3. Ensure that there’s full buy-in from everyone, and positive, productive energy from everyone. (Take measures to assess whether each person can consistently adopt this mind-set, for this is critical to the success of the individual, the team, the project.)
  4. Provide clear projects and timelines which fit the talents and abilities for each team member, and which fit into the larger mission of the product, team and organization.
  5. Promote a digital company culture, leveraging technologies and tools, data and information real-time so that everyone can be productive and connected.
  6. Adopt processes and standards that protect un-interrupted ‘work-time’ without chatter, as well as structured ‘project coordination’ time to share status, and ‘social/other’ time to build bonds between team members.
  7. Help each person separate work and home life physically, mentally, emotionally.

Establish Clear Standards and Processes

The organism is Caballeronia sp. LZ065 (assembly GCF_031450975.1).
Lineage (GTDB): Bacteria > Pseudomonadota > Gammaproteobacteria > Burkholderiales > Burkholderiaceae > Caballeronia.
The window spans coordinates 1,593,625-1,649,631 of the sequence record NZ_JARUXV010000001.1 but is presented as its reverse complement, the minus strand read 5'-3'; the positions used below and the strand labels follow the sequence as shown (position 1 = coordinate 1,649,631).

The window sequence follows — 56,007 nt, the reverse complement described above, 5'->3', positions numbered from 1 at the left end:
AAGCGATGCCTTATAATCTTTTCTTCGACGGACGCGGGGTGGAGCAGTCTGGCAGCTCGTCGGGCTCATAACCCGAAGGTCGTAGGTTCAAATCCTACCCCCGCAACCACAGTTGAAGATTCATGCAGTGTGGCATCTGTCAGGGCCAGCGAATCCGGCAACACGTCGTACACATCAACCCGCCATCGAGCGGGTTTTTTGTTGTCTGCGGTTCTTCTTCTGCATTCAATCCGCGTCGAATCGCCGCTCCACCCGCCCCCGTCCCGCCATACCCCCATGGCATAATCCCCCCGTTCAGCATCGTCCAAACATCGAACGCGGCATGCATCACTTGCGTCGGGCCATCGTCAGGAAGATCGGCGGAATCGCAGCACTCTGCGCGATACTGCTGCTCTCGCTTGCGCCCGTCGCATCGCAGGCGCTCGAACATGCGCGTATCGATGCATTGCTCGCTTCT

1. Be open and authentic, compassionate and human
    • Focus on making positive and constructive remarks, comments and input, and ask everyone on the team to do the same.
    • Welcome input and feedback without judgement or consequence. 
    • Build trust to help people feel that they can share freely and safely. 
    • Forgive mistakes and transgressions. Help others to do the same.
    • Be compassionate, giving and vulnerable.
  2. Practice virtual meeting etiquette. Use the mute button, manage ambient noises. Get cameras and audio tools working well. Pay attention to intonations, facial expression and body language.  
  3. Honor everyone’s preferences around meeting timing, topics, length, etc..

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Thoughts on How to Creating a More Connected Remote Workforce

Build Teamwork

  1. Allow and encourage mindless chatting, ‘off-task’, but very relevant discussion
    • Spend meeting having team members share something about themselves or share how working remotely is impacting them.